Appealing to the Underbanked Brings Out Creativity in Banks

Appealing to the underbanked has become an area of focus for many major institutions, with mixed success. Some large banks have opened branches in neighborhoods that have long been underserved but have difficulty attracting customers, perhaps because of a language barrier or distrust of large institutions.

Still, this market segment has great potential for financial institutions. In a 2011 study, the FDIC National Survey of Unbanked and Underbanked Households found that about 20 percent of households in the U.S. are underbanked, and about 8 percent are unbanked. It also found that more than 17 million adults do not have bank accounts.

Some major banks are unsure of how to go about appealing to the underbanked demographic. One bank, however, has found major success by bringing its services to the people and offering much more than just checking and savings accounts.

Fifth Third Bank started serving Cincinnati in a unique way in 2004. The company retrofitted two former city buses into Financial Empowerment Mobiles known as “eBuses.” The buses visit low- and moderate-income neighborhoods, the traditional homes of check-cashing storefronts and money-transfer agents who provide the most basic services.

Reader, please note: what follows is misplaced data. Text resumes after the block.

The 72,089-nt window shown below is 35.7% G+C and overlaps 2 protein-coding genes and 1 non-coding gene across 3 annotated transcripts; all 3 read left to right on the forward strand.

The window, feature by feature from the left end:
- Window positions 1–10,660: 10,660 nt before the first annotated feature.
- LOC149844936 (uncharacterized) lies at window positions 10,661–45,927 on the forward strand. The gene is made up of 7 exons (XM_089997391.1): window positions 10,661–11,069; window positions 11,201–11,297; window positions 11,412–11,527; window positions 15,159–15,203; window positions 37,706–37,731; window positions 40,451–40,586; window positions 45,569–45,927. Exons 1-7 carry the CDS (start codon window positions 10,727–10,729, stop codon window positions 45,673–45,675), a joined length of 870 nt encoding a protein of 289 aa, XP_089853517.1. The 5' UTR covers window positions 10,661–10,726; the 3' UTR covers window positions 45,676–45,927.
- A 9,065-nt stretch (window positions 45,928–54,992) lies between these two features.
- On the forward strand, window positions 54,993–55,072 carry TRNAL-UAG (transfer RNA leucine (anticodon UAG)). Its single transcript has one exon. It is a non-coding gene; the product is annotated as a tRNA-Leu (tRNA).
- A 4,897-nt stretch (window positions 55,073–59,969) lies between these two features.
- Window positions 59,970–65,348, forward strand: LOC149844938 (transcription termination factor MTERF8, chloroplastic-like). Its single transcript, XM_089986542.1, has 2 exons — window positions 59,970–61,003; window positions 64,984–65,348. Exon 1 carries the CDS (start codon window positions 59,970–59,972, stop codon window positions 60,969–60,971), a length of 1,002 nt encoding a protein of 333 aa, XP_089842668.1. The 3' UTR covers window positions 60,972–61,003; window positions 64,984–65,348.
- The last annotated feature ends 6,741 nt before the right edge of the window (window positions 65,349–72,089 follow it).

The eBuses are equipped with work stations, computers and Internet access via satellite. The professionals from Fifth Third are on board to give customers financial education, one-on-one credit counseling and access to Fifth Third’s other products and services. The bank’s eBuses now also include job-hunting services, so customers can utilize training and job-search software to help them improve their resumes and prepare for interviews. Customers who use Fifth Third’s online banking services also can use the employment tools, which are provided by NextJob.

Fifth Third estimates that nearly 100,000 people in a growing number of cities have boarded the empowerment mobiles, receiving education and services they might not have had otherwise.